Daily Independent (Ashland, KY)

Opinion

November 3, 2013

On probation

Fairview’s magical football season is erased by KHSAA

ASHLAND — Fairview High School enjoyed a football season in 2012 that was a dream come true. The Eagles marched to the state championship team with a 14-0 record before losing in the title game.

With the team recording victory after victory by mostly lopsided scores, just about every man, woman and child was cheering for the Eagles and flocking to the school’s football  for a local version of “Friday Night Lights.”

The impact of that season on the community was so great some believe it played a major role in convincing voters in the Fairview Independent District to finally approve a utilities tax they had repeatedly rejected.

As the 2013 season began, the Eagles, under coach Nathan McPeek, set a team goal of carrying the new season one step further by winning the state championship.

But the dream season of 2012 turned into a nightmare Friday when the Kentucky High School Athletic Association ruled the entire 14-1 2012 season had to be forfeited and the state runnerup trophy returned, along with all the other hardware the Eagles received leading up to the title game.

In addition, the school had to forfeit four games played this season and the team was declared ineligible for this year’s payoffs, in which the Eagles already were slated to play their first game at home this Friday night.  The school has also agreed to pay $5,000 — a $2,800 restitution to the KHSAA for travel allowances paid during the 2012 state football finals —  and $550 to each of the four schools Fairview defeated in the 2012 playoffs.

The football team is under probation through 2017, but it will still be eligible for the playoffs beginning next year.

To their credit, Fairview Superintendent  Bill Musick and the Fairview Board of Education did not point the finger of blame at the KHSAA or cry foul. Instead, Musick blamed himself and members of the athletic department for the KHSAA’s actions.

“For 55 years, Fairview schools have had an outstanding relationship with the (KHSAA). Today’s ruling will not change that relationship,” Musick said Friday. “We, as a staff at Fairview Schools, accept the responsibility for what has transpired.”

KHSAA commissioner Julian Tackett offered a word of encouragement. “It is my hope that this setback, and the many lessons learned by all of those involved, will only serve to strengthen their resolve to do things correctly and fairly on behalf of the students, coaches, administrators and fans,” Tackett said.

Friday night’s away game with James Gamble Montessori in Cincinnati was Nathan McMeek’s final one as coach of the Eagles. His uncle, Garry McPeek, earlier resigned as athletic director and as an assistant coach. He stepped down as principal of Fairview High and has been reassigned as an elementary physical education teacher.

While the Eagles lost on the field to archrival Raceland, their 8-1 record became 4-5 with the KHSAA ruling.

The KHSAA penalized Fairview for playing an ineligible player throughout all of last season and part of this season. Neither Coach McPeek nor the player, Chris Perkins who transferred from Ashland, said he knew he was not eligible under KHSAA rules, but in this case, ignorance of the rules was not an acceptable excuse. It is the responsibility of the athletic director and the coaches to know the rules and see they are enforced fairly.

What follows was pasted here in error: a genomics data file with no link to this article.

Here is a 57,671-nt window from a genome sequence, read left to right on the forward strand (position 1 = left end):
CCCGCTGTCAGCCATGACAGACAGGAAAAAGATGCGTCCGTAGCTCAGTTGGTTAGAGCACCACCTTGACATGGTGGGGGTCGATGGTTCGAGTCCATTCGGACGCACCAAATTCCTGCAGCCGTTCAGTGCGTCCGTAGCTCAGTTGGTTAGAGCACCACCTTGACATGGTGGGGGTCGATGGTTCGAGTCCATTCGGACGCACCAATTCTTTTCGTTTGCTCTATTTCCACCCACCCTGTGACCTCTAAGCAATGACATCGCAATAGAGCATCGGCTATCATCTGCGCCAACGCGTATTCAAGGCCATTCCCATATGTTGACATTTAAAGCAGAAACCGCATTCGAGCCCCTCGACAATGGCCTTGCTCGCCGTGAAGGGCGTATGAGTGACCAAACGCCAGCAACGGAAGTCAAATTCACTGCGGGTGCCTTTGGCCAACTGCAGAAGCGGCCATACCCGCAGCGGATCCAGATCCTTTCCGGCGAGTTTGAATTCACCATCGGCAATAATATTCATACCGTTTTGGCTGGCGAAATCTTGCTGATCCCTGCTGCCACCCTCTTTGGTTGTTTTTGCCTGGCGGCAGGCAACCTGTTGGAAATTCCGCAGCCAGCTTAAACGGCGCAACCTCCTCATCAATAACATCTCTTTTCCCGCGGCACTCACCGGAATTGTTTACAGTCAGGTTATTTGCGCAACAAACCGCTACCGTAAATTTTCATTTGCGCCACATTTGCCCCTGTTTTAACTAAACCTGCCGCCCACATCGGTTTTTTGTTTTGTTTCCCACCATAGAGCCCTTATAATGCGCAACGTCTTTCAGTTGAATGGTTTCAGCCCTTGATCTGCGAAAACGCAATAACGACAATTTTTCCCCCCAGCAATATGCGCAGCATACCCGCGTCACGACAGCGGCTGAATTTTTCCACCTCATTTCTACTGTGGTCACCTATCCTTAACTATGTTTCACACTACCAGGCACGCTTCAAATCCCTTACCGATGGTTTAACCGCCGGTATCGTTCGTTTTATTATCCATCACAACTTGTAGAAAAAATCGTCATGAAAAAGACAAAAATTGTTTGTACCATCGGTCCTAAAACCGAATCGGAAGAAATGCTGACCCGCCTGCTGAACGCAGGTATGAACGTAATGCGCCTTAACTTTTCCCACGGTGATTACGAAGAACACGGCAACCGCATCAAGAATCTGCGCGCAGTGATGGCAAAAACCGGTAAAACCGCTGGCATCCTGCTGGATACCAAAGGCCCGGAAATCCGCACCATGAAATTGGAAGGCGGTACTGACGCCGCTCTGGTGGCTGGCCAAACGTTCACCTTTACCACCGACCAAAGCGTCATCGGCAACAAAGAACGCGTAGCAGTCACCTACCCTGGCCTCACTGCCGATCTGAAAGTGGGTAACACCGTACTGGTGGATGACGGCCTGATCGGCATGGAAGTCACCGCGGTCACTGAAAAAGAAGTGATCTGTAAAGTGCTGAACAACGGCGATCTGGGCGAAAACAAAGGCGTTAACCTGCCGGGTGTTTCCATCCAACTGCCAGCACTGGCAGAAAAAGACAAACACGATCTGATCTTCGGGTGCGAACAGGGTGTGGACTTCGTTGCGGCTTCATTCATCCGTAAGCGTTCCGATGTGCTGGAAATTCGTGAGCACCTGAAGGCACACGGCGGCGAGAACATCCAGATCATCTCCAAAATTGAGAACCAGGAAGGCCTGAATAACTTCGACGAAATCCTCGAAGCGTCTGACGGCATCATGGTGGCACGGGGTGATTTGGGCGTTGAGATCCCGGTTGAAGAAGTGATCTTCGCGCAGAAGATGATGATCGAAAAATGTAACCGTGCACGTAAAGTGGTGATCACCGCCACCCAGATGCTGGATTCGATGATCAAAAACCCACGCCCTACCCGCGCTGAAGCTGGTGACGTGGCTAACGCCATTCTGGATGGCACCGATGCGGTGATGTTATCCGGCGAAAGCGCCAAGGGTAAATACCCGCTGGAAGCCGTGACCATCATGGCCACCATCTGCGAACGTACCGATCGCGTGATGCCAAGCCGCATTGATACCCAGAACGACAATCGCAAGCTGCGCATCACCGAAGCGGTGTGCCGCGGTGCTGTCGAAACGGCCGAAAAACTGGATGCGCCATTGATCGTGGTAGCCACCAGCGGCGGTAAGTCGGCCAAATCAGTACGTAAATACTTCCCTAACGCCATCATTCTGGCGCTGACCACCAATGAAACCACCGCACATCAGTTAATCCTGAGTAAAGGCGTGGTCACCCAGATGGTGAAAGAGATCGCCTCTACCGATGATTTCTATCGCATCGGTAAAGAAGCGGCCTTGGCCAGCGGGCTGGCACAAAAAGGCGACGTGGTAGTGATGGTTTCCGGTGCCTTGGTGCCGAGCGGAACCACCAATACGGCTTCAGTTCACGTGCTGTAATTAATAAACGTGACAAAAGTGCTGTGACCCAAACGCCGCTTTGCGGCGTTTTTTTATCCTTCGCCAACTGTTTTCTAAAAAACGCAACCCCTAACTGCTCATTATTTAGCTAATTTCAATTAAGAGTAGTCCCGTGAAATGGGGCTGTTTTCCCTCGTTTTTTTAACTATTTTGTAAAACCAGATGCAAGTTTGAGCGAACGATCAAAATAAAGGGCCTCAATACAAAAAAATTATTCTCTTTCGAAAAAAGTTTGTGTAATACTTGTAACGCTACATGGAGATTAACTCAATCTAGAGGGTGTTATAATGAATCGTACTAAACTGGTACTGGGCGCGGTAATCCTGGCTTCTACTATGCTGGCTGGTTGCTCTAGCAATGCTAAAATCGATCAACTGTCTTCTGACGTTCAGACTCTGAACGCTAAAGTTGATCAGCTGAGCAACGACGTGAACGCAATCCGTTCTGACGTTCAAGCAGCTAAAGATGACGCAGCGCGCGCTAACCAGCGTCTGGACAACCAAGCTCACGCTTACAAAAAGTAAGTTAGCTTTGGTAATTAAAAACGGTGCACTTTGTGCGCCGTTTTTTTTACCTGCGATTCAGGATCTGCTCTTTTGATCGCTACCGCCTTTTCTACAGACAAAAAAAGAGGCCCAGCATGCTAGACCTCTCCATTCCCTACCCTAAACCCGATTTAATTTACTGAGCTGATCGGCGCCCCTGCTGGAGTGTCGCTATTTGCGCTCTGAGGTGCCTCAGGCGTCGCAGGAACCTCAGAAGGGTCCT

Under McPeek, Fairview found success on the gridiron by playing many players who did not live in the Fairview district. That’s not against the rules and Fairview is not the only school that plays many non-district residents, but such schools always direct added attention from the schools they play and from the KHSAA.  The schools know that and it should give them added reason to be careful to play by the rules.

In this case, Fairview failed to do that. To make sure it does not happen again, two or three programs have been initiated to bring checks and balances, Musick said. Henceforth coaches, the principal and athletic director all will be in the loop to ensure no one person is entirely liable.

With the checks and balances system in place, any violation of this magnitude in the future would be a firing offense. “We’ve got to hold everybody accountable,” Musick said, adding that with the new level of accountability, the chances of a major violation are “slim to none,” he said. That’s good, because Musick acknowledged that if another “slip-up” occurs during Fairview’s period of probation, the penalty would be severe.

Not so many years ago, Fairview High dropped football, citing the high cost of fielding a team and the difficulty the small school had in getting enough players to field a competitive team. At the request of scores of Westwood residents, the high school restored football after an absence of one year, but it had to start anew at the bottom by playing only junior varsity games.

In some ways, starting over is what the Eagles will be doing again when they take the field for the 2014 season. The team will have a new coach and it is doubtful that many out-of-district players will opt to play for Fairview with Coach McPeek’s departure. But just as Fairview recovered from  its year without football, it can recover from this latest setback.

Folks  in Westwood love their sports, particularly football. We fully expect the Eagles will be  back as a winning team. Only the next time, they will be playing by the rules.

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